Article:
Union density keeps falling

As it has for thirty-seven of the last fifty years, the share of the workforce belonging to a union, aka union density, fell in 2022. It’s risen in only four years in that span; it was unchanged in nine. The grim history, reported this morning by the Bureau of Labor Statistics, is graphed below.

Union density history 2022

In 2022, 10.1% of the employed belonged to a union, down from 10.3% the previous year. The decline was led by the public sector, where density fell from 33.9% to 33.1%, a decline of 0.8; the private sector was down a mere 0.1, to 6.0% (an all-time low in a history going back to 1900).

As the graph shows, private sector density has been in a long decline from its 1951 (!) peak of 34.7%. Public sector unions had a good run from 1973 to 1994, when they peaked at 38.7%. But public sector density drifted lower over the next decade and a half, a decline that accelerated markedly after then-Wisconsin governor Scott Walker launched his war on public sector unions in 2011.

Unionization rates vary widely by state, from over 20% in Hawaii and New York to under 3% in North and South Carolina. The graph below breaks the 2022 density numbers into quartiles. Note that the highest rates are in the Northeast, upper Midwest, and on the Pacific Coast; the lowest are in the South, particularly the old Confederacy. The unweighted average of the former Confederate states is 4.4%; for the non-Confederate states, 10.8%.

Union density map 2022

Variations aside, most states have seen declines since 2019 (33, counting DC as a state) and almost all have since 2000 (47 of them). Here are graphs of the top and bottom ten over each period.

Change in union density by state, 2000 and 2019 to 2022

Many books have been written explaining the reasons behind this dismal history, and while this is no place to go into detail, I’ll list a few prominent reasons: the relentless hostility of employers (going back to the 19th century, when Pinkertons were hired to shoot strikers), extremely union-unfriendly labor law, and a pervasive consciousness of self-reliance among the masses—though unions have been polling very well lately, with 71% of those surveyed by Gallup approving, up from 48% in 2009, in the depths of the Great Recession. (Crises often don’t encourage militancy.) But the other obstacles, employer hostility and a miserable legal environment, make it very hard to translate approval into actual union membership.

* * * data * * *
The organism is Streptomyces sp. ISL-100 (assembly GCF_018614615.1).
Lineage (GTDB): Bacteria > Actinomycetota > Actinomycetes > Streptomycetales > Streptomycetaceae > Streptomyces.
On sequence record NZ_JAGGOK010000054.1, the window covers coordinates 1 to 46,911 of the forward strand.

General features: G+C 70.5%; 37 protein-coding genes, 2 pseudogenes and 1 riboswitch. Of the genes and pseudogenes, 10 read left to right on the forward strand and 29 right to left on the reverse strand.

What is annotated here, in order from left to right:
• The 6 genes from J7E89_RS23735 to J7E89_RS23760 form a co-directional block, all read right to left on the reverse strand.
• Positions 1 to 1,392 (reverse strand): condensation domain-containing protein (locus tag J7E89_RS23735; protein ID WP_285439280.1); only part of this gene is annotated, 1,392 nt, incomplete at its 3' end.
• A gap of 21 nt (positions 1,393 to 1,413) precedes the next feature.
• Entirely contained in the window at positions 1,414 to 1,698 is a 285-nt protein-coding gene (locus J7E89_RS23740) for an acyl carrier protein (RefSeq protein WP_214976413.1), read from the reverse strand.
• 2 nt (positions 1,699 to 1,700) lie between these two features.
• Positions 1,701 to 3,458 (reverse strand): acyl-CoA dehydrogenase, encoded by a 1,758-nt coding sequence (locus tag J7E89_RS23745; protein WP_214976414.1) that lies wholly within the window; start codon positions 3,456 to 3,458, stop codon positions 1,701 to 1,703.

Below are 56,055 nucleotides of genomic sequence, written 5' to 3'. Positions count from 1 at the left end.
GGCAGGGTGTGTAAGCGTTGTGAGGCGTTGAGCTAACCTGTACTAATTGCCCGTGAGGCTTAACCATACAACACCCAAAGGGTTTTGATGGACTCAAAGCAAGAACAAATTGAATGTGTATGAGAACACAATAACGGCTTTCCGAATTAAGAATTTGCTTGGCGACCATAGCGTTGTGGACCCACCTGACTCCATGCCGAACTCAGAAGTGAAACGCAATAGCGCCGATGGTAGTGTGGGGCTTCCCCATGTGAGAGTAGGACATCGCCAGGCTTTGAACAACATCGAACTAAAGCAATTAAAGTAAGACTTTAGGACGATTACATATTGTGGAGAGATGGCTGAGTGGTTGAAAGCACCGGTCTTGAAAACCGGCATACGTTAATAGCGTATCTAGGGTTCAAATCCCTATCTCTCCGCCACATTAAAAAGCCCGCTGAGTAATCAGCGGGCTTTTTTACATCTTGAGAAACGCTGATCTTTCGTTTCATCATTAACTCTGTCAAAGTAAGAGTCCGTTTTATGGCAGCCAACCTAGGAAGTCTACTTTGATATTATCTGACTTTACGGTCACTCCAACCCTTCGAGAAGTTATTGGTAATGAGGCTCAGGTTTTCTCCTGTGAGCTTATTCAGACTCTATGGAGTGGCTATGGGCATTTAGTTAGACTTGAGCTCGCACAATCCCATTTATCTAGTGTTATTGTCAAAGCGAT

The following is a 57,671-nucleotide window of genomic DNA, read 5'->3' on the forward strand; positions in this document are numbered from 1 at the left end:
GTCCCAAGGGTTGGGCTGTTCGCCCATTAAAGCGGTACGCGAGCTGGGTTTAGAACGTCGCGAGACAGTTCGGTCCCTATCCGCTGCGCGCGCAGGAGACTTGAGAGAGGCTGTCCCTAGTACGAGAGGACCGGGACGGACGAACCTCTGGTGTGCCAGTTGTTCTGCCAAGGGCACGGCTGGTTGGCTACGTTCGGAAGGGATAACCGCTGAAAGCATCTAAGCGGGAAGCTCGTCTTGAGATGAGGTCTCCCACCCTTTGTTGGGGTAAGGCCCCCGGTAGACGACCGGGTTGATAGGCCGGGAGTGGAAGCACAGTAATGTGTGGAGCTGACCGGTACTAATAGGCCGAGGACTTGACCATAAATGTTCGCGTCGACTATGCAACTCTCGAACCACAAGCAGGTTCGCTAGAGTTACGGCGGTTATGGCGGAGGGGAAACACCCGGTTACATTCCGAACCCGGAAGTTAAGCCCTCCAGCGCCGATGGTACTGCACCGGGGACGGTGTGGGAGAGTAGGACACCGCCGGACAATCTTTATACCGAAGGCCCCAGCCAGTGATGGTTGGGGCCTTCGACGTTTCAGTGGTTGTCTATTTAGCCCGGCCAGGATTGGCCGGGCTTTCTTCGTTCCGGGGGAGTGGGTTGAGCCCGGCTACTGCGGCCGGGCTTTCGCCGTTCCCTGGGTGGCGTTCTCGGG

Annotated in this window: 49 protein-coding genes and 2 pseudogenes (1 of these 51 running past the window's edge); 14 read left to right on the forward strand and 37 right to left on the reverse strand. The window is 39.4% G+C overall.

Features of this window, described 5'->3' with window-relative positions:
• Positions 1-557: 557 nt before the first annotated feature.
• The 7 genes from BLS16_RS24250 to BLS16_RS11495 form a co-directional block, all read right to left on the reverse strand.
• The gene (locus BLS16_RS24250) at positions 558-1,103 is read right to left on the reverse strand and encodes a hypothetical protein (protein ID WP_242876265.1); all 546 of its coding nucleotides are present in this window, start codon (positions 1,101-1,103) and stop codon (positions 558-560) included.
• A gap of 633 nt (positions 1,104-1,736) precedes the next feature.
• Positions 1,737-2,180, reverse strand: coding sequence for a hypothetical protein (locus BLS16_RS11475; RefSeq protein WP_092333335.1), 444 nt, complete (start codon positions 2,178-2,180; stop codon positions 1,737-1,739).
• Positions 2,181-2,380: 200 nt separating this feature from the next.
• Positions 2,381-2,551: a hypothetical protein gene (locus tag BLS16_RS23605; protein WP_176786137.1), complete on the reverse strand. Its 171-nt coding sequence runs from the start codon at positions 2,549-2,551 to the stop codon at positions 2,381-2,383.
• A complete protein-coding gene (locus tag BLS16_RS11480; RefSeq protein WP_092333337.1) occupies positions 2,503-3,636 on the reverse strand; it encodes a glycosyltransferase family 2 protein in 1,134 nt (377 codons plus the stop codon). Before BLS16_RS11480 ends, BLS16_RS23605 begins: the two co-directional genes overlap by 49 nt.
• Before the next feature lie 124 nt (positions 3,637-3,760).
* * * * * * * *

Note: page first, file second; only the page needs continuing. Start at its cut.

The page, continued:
I’ll have more to say in the coming days, but for now I’ll conclude this the same way I have for the last several years:

There are a lot of things wrong with American unions. Most organize poorly, if at all. Politically they function mainly as ATMs and free labor pools for the Democratic party without getting much in return. But there’s no way to end the 40-year war on the US working class without getting union membership up.

Note on sources: The public sector data for 1973–1999 comes from Barry Hirsch and David Macpherson. Private sector data for 1900–1964 comes from Leo Troy and David Sheflin’s Union SourcebookLater data is from the BLS.

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